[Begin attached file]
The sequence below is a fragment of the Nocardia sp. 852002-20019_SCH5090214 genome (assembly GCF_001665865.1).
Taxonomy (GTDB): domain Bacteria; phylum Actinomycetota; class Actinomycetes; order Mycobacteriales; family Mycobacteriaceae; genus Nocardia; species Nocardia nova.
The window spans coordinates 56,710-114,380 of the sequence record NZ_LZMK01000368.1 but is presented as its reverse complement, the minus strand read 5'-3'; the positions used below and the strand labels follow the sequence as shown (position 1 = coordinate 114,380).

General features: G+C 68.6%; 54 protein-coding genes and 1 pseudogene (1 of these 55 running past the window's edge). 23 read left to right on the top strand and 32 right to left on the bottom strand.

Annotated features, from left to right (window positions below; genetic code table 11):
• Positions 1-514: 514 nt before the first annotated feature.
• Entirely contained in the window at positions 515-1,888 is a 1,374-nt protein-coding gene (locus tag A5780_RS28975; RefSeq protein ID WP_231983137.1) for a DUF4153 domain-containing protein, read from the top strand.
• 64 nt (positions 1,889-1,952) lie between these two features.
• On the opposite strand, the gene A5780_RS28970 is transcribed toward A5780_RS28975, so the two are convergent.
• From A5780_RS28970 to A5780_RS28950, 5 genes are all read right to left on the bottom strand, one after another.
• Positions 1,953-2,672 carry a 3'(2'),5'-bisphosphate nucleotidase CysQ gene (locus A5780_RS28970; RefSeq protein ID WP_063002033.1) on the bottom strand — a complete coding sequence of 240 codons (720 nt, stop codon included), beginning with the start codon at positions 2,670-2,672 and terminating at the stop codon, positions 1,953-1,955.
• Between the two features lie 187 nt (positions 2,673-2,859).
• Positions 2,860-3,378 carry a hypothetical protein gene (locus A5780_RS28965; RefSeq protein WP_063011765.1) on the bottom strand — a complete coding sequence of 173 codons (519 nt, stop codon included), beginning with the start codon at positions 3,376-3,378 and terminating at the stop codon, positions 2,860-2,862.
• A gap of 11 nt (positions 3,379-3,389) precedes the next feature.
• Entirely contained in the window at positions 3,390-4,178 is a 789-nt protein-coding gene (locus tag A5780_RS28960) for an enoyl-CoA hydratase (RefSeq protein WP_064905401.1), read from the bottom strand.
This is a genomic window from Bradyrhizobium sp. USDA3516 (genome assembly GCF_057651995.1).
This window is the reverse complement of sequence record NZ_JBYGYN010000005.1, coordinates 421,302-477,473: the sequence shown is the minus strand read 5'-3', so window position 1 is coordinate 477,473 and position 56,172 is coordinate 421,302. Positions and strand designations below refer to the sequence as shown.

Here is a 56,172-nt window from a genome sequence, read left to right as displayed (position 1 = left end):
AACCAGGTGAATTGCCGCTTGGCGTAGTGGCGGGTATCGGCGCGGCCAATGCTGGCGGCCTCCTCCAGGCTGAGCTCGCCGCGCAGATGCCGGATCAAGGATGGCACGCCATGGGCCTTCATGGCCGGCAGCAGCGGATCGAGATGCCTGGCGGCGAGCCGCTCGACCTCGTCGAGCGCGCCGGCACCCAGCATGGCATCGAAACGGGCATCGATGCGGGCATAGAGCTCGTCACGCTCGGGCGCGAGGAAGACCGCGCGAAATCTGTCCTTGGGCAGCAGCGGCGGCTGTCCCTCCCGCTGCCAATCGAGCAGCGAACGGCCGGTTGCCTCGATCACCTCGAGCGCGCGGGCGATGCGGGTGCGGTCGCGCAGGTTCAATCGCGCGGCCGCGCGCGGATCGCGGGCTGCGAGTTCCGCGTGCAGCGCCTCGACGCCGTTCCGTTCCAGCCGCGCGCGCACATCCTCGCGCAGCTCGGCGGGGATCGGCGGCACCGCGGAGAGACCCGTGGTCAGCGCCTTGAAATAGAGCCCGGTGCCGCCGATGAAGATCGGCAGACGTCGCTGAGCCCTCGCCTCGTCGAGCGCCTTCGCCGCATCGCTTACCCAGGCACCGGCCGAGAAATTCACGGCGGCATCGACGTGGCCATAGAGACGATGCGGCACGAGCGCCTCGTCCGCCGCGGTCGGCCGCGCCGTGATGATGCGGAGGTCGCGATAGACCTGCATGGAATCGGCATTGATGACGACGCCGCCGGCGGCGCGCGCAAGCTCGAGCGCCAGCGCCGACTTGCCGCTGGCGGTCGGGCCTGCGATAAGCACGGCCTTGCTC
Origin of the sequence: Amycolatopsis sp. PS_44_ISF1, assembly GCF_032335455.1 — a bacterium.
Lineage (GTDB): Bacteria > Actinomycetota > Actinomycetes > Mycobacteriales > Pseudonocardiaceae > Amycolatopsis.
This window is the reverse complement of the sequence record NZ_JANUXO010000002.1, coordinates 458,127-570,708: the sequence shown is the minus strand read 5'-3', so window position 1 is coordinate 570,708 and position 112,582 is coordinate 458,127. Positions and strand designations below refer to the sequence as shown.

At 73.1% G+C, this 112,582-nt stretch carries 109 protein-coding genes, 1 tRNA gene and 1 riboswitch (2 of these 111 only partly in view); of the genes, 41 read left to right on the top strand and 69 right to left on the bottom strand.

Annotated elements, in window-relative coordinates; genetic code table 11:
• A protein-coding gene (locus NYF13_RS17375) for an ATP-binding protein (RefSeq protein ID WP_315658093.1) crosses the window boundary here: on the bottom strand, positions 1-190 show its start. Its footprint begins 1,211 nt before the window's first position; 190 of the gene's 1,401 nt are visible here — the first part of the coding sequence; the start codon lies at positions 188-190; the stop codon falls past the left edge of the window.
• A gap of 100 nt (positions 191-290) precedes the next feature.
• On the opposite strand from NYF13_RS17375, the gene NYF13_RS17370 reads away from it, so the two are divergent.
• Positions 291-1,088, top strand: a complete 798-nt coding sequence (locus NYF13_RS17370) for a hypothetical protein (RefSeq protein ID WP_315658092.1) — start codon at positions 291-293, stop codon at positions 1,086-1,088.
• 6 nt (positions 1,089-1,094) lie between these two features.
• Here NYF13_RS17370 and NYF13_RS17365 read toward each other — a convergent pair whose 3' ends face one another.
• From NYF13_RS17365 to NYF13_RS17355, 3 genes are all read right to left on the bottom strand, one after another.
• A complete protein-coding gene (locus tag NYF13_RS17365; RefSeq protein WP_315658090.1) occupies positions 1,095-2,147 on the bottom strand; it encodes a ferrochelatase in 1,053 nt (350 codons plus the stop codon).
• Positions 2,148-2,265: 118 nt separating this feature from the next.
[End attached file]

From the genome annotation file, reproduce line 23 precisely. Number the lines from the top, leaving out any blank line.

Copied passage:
At 73.1% G+C, this 112,582-nt stretch carries 109 protein-coding genes, 1 tRNA gene and 1 riboswitch (2 of these 111 only partly in view); of the genes, 41 read left to right on the top strand and 69 right to left on the bottom strand.